Through acts of tikkun olam, Jewish people have longed engaged in good works aimed at improving the conditions of the disadvantaged.
In South Carolina, the disadvantaged includes thousands of women who live in poverty. Their struggle to afford feminine hygiene products impacts their daily lives, and faith groups are looking to help.
"Enabling women to have dignity to go to their jobs and go to school — that’s helping heal the world," said Sharon Hox, president of the Charleston chapter of Hadassah, the Women’s Zionist Organization of America, Inc.
The group recently held a "period party," where volunteers collected just under 300 bags packed with tampons, sanitary pads, wipes and pantyliners for schoolchildren and homeless individuals. The effort seeks to address the issue of "period poverty," which underscores the reality of thousands of women who can't afford feminine hygiene products.
A 2017 survey conducted by Always, a menstrual hygiene brand, showed that one in five girls in the U.S. have either left school early or missed school entirely due to lack of period protection.
Advocates say part of the reason is because the products are not affordable for low-income residents since feminine hygiene items aren't covered by government assistance programs, such as WIC, SNAP or Medicaid, leading some to use socks and plastic bags instead of professional hygiene resources, said Sharron Champion, co-founder of the Greenville-based Homeless Period Project.
Additionally, in S.C., a state where hundreds of thousands of women live in poverty, feminine products aren't exempt from sales taxes.
While many are still unaware of the issue, advocates, elected officials and faith leaders have worked in recent years to address the problem.
The Homeless Period Project was established in 2015 when the group began hosting period parties to offer products to schools and shelters.
Since its founding, the Greenville-based period project has helped organize hundreds of parties across the Palmetto State, donated almost 400,000 period packs and established a presence in every middle and high school in South Carolina, Champion said.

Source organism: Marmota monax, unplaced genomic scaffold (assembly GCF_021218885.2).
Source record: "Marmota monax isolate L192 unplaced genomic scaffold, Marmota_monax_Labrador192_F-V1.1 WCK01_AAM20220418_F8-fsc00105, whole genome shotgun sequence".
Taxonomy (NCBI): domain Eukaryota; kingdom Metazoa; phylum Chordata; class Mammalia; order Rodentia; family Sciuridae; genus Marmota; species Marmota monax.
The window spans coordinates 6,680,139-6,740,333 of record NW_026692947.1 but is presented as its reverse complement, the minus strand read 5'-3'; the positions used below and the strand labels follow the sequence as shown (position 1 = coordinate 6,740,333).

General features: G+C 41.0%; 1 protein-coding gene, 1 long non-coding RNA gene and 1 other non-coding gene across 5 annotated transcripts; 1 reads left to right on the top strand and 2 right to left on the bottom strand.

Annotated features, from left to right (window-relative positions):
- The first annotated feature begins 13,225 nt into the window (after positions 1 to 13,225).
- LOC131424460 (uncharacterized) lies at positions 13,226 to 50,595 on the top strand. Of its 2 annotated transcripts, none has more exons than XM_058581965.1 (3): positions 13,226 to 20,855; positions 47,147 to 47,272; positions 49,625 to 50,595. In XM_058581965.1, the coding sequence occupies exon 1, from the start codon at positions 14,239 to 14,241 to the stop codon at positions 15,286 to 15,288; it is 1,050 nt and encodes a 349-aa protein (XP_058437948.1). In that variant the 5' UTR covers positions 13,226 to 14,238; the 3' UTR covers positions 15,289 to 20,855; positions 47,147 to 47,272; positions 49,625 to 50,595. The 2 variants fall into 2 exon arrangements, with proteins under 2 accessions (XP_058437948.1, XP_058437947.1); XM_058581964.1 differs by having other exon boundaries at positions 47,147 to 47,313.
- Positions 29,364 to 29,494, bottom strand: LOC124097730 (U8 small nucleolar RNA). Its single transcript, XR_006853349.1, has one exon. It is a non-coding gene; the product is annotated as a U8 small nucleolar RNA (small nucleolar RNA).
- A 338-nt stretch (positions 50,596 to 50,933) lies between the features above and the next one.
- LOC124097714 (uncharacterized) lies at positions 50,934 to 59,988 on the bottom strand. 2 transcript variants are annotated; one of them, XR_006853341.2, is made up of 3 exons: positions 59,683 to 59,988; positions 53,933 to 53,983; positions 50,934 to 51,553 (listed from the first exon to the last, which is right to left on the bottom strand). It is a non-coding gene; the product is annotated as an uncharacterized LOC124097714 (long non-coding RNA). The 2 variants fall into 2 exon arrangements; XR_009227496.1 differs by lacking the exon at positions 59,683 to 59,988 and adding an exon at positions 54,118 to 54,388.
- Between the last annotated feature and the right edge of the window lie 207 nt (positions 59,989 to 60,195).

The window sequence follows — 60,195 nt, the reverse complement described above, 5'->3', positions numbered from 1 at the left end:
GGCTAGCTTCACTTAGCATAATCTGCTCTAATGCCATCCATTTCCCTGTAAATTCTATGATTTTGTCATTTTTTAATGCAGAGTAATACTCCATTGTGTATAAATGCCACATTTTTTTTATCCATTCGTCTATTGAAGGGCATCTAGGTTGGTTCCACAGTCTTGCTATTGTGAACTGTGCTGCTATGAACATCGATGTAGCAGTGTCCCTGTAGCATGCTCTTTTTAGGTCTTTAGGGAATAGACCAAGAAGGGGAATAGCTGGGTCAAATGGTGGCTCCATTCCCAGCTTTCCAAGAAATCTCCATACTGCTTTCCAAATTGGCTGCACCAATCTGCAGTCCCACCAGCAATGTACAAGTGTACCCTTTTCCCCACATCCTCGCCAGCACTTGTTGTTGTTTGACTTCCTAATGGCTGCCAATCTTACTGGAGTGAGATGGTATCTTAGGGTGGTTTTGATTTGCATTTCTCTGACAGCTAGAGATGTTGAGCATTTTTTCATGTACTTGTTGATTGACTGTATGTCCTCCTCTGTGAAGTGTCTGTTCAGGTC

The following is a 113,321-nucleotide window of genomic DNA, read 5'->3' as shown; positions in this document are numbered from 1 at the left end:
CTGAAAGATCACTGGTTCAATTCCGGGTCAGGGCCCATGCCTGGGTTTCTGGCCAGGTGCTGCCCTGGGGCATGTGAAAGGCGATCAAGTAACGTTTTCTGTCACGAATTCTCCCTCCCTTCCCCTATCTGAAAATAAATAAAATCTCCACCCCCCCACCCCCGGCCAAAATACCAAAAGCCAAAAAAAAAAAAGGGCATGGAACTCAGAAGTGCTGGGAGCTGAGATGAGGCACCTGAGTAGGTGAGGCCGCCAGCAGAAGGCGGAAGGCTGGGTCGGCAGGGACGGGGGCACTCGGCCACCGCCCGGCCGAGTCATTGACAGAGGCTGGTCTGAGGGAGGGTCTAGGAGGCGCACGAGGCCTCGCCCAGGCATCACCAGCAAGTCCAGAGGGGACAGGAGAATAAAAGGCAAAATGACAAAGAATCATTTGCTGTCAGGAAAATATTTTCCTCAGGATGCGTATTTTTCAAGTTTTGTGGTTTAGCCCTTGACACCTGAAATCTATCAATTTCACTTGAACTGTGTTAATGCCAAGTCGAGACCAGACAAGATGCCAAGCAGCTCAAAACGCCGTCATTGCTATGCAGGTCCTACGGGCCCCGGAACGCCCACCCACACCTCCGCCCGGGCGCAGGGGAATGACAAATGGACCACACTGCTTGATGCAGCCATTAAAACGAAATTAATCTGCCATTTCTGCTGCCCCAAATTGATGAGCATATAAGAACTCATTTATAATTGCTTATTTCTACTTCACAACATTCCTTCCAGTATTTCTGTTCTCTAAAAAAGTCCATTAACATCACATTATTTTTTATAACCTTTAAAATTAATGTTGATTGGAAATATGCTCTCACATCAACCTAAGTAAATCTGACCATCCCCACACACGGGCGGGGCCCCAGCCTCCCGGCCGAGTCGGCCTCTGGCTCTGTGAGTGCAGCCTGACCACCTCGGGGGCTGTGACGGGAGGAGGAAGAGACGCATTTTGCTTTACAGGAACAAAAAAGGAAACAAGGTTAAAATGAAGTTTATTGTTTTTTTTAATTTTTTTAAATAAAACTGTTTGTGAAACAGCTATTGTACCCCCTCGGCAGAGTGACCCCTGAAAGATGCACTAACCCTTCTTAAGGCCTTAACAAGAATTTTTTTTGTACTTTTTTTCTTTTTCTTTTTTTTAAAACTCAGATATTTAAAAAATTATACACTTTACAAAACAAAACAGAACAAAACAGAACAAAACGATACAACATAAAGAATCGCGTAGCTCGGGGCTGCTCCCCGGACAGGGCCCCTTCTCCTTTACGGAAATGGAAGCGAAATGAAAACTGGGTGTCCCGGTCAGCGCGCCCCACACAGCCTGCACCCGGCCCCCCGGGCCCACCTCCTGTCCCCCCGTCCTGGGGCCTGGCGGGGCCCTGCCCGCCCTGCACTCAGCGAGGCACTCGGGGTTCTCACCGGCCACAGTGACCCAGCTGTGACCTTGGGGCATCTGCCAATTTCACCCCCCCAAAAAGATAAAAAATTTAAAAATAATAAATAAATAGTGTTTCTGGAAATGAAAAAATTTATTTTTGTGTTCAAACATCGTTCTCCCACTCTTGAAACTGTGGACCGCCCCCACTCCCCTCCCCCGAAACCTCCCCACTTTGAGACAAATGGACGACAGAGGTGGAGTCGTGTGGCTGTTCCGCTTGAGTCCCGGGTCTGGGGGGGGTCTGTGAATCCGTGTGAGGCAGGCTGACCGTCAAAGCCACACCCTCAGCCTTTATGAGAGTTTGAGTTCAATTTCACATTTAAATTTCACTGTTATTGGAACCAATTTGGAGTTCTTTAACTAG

Hadassah collaborated with the project in a recent event where volunteers gathered at a private home in West Ashley and assembled hundreds of bags of menstrual hygiene products.
Hox said the group became aware of the issue surrounding period poverty some months ago, but she believes awareness will now begin to rise within the Jewish community.
The group also plans to advocate for a statehouse bill aimed at helping women in need. The measure was introduced by State Rep. Krystle Matthews, D-Ladson, who previously cited the bill as a matter of equality.
The legislation would free the products from being taxed.
“To tax them is to say to women and girls, 'These products are not a necessity,'" Champion said.
Religious leaders and advocacy organizations recognize that shedding the stigma is part of the challenge.
Those who attend period parties are often a bit reserved at first. But after joining an assembly line of volunteers manufacturing bags of feminine products, those who were embarrassed become more comfortable, Champion said.
"You see the stigma wash away," she said.
Champion hopes to expand her organization to more directly address systemic issues, like poverty and joblessness.
Her organization recently received a $10,000 grant to examine the feasibility of attaching a workforce development program to the organization.
She also hopes the Homeless Period Project could, at some point, manufacture menstrual products, giving the organization a regular means of income to sustain the project, as well as developing a yoga program and daycare.